The world’s 7.8 billion people are bidding a hearty farewell to 2020 without the usual fanfare and public gatherings because of the novel coronavirus pandemic.
The start of 2021 in Russia saw most public events canceled. However, in Kaluga, Russia, which is considered the country’s New Year’s Eve capital, celebrations for tourists were set to continue even though residents wanted to see events canceled. The city is 150 kilometers southwest of Moscow.
Turkey greeted the New Year by starting a four-day lockdown, and President Recep Tayyip Erdogan said law enforcement would crackdown on illegal hotel parties.
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From Brussels to Berlin, celebrations were muted by the pandemic’s restrictions.
France put 100,000 extra officers on its streets to enforce a curfew, and Greece said it would enforce its curfew as well.
“No one will be on the streets after 10 p.m. [Athens] will be a dead city to make sure no more restrictions are imposed,” said Greece’s public order minister, Michalis Chrisohoidis.
In Britain, which is struggling with a more contagious variant of the virus, residents were asked to “see in the new year safely at home.” London has been under a strict lockdown that curtailed Christmas celebrations and shopping sprees, and the pyrotechnics over the River Thames was canceled.
Dubai kicked off 2021 with its annual fireworks show near the tallest building in the world, the Burj Khalifa, but some say virus mitigation rules made the event less fun.
“People come to Dubai because it’s open, but there are so many rules,” Bashir Shehu, 50, who was visiting from Abuja, Nigeria, with his family, told AP. “We pray that next year we can celebrate with some real freedom.”
In India, celebrations to ring in 2021 were toned down because of curfews, a ban on beach parties, and other travel restrictions. In major cities, hotels and bars were shut down at 11 p.m. local time, and the Associated Press reported that drones were monitoring people’s movement in Mumbai, where large gatherings were prohibited.
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Japan rang in the new year quietly thanks to rising COVID-19 cases.
Tokyo’s governor, Yuriko Koike, had asked people not to attend countdown ceremonies.
“The coronavirus knows no year-end or New Year’s holidays,” she said.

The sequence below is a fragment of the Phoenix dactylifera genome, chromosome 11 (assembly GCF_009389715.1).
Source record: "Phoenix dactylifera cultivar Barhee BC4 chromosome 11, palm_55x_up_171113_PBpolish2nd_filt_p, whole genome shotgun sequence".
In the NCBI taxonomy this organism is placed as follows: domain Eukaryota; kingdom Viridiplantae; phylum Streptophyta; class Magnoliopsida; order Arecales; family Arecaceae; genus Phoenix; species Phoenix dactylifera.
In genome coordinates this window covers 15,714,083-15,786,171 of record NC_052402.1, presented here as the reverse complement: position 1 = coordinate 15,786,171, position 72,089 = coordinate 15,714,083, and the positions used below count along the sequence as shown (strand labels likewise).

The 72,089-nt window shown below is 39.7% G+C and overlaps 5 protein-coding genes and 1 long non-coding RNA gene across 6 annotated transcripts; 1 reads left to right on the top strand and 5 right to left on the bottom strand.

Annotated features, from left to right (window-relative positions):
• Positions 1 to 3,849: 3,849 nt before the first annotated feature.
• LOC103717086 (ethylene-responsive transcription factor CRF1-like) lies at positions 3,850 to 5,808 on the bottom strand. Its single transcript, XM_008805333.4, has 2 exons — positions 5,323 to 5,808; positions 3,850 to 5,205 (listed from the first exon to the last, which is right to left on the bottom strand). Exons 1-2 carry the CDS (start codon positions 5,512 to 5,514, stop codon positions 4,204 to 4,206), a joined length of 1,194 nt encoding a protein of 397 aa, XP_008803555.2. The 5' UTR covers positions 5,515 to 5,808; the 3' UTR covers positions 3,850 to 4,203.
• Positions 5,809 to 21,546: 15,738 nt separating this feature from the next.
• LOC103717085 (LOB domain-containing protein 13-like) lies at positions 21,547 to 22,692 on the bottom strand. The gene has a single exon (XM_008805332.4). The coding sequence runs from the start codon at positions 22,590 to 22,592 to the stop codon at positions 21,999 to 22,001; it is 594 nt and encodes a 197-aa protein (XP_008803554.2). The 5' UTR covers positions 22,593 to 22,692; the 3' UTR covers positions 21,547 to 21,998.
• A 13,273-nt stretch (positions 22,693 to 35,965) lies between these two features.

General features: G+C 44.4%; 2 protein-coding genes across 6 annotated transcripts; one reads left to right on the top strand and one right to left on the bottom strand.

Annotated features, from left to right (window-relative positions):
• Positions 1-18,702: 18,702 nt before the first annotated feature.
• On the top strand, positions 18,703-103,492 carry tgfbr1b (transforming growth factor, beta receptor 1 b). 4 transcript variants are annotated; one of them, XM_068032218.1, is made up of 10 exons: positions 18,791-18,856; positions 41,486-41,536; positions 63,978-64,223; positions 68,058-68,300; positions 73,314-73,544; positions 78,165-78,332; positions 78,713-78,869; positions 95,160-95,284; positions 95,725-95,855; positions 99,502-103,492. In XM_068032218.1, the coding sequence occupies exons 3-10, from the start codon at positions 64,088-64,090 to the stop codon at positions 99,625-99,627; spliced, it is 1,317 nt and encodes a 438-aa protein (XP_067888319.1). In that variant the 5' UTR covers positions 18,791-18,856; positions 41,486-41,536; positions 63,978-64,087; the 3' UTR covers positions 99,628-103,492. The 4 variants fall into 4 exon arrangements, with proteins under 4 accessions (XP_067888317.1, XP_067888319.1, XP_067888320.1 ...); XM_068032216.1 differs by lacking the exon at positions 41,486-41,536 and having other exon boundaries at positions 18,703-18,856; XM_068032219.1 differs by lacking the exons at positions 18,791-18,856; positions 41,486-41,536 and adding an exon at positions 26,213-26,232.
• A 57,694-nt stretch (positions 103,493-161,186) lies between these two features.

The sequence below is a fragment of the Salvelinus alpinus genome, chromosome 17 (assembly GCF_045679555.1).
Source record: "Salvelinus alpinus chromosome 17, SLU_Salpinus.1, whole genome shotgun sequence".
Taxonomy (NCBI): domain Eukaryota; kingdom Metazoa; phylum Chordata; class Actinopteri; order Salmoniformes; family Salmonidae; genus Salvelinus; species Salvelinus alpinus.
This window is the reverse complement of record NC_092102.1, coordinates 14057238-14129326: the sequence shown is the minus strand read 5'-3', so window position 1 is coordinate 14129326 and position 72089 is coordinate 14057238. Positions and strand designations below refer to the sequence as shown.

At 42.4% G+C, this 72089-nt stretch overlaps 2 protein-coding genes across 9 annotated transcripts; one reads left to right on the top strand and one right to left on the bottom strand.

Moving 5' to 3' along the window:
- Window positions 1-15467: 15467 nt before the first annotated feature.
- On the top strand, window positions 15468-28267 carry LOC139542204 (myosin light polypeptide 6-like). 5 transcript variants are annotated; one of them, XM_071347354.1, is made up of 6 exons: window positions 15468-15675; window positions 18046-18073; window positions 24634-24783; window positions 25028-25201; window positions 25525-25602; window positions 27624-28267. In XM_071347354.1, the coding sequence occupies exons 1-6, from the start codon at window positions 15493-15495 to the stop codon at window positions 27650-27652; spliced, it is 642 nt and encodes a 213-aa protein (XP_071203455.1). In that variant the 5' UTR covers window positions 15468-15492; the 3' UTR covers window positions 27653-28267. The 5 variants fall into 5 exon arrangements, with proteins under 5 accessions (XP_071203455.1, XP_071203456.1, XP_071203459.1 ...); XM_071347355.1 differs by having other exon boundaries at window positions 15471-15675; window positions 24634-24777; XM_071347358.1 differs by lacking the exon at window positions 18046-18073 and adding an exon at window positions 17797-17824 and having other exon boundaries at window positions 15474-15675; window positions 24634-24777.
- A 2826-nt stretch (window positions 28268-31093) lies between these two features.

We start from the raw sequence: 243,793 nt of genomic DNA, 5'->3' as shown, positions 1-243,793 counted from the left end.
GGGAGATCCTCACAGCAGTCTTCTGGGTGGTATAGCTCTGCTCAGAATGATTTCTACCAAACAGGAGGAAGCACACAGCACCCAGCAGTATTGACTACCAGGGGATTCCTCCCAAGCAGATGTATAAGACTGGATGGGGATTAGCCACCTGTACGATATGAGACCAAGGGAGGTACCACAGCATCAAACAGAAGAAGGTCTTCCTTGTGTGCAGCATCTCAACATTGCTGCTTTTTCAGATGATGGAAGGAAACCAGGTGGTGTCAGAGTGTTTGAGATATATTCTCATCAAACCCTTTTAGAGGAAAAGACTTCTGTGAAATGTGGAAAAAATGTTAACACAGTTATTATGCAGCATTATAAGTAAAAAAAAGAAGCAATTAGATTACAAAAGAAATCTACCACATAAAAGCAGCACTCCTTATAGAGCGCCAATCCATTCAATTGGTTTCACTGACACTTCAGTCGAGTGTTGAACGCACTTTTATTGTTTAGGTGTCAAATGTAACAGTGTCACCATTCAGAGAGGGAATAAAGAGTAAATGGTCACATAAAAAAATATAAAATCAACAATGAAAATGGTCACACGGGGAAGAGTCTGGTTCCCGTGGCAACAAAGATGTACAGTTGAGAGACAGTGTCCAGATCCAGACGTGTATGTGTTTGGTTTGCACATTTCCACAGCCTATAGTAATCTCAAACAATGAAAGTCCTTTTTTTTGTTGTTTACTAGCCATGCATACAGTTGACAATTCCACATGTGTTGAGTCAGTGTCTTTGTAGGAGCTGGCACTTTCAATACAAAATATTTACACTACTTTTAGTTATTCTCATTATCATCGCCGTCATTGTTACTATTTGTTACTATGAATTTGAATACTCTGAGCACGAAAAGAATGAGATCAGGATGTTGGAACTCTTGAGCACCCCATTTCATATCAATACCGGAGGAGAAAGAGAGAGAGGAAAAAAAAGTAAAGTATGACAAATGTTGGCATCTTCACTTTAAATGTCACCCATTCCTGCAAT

South Korea, where the government banned gatherings of more than five people, saw a different New Year’s Eve as a traditional bell ringing in Seoul was canceled for the first time since 1953. Beaches, where South Koreans flock to watch the sunrise, were closed, with some outlets announcing plans to broadcast it instead. Ski resorts and other tourist spots were closed.
In Taiwan, officials held a fireworks show near the iconic Taipei 101 tower. A New Year’s morning flag-raising ceremony took place in front of the Presidential Office Building, but it was limited to government officials and invited guests.
Taiwan has had seven deaths and fewer than 1,000 infections, according to Johns Hopkins University, which is monitoring the outbreak of the virus that causes COVID-19.
Hong Kong canceled public celebrations for the second year in a row. Last year, it was due to public security concerns. Restaurants closed at 6 p.m. local time, and live performances were canceled. Gatherings were limited to two people, but the AP reported crowds were still present in shopping areas.
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The small central Pacific island nations of Tonga, Samoa, and Kiribati were first to welcome 2021 due to their location on the international dateline, with the bigger regional powers of New Zealand, Australia, Japan, and South Korea following.
New Zealand’s port city of Auckland rang in the new year with a major laser light show and fireworks display at the iconic Sky Tower, as residents celebrated the island nation’s successful response to the coronavirus outbreak that resulted in just 2,162 coronavirus infections and 25 deaths.
In Australia, the million people who normally gather at the Sydney Harbor to watch the world-famous fireworks display over the city’s renowned Opera House watched the proceedings from home. New South Wales Premier Gladys Berejiklian announced earlier this week that the public would not be allowed at the harbor due to an outbreak at its Northern Beach suburbs.
Across the Atlantic, the usual shoulder-to-shoulder crowds were not allowed in New York’s historic Times Square this year because of measures enacted to prevent the spread of the coronavirus. The crowds were instead replaced by police who monitored the area to discourage anyone attempting to enter the area to see the famous “ball drop,” that welcomes the beginning of the new year.
In Rio de Janeiro, Brazil, officials have called off the annual New Year’s Eve beach party, which normally attracts hundreds of thousands of people with live music and a spectacular fireworks display. (VOA)